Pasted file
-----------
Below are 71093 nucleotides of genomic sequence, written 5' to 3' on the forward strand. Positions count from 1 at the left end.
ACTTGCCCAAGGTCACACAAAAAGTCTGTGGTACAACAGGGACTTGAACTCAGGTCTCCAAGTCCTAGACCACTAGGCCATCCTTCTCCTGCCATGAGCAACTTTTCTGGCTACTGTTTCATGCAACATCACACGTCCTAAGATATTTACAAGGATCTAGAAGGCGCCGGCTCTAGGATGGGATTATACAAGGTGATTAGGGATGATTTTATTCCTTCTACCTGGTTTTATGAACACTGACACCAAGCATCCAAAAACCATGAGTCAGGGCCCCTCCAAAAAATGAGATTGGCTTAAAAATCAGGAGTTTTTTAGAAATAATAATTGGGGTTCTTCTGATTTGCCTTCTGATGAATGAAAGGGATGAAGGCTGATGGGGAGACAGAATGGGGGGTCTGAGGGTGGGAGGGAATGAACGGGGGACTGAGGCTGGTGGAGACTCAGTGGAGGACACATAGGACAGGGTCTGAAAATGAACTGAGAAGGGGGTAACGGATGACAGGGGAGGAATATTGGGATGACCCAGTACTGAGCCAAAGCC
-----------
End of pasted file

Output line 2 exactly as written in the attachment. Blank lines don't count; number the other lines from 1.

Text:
ACTTGCCCAAGGTCACACAAAAAGTCTGTGGTACAACAGGGACTTGAACTCAGGTCTCCAAGTCCTAGACCACTAGGCCATCCTTCTCCTGCCATGAGCAACTTTTCTGGCTACTGTTTCATGCAACATCACACGTCCTAAGATATTTACAAGGATCTAGAAGGCGCCGGCTCTAGGATGGGATTATACAAGGTGATTAGGGATGATTTTATTCCTTCTACCTGGTTTTATGAACACTGACACCAAGCATCCAAAAACCATGAGTCAGGGCCCCTCCAAAAAATGAGATTGGCTTAAAAATCAGGAGTTTTTTAGAAATAATAATTGGGGTTCTTCTGATTTGCCTTCTGATGAATGAAAGGGATGAAGGCTGATGGGGAGACAGAATGGGGGGTCTGAGGGTGGGAGGGAATGAACGGGGGACTGAGGCTGGTGGAGACTCAGTGGAGGACACATAGGACAGGGTCTGAAAATGAACTGAGAAGGGGGTAACGGATGACAGGGGAGGAATATTGGGATGACCCAGTACTGAGCCAAAGCC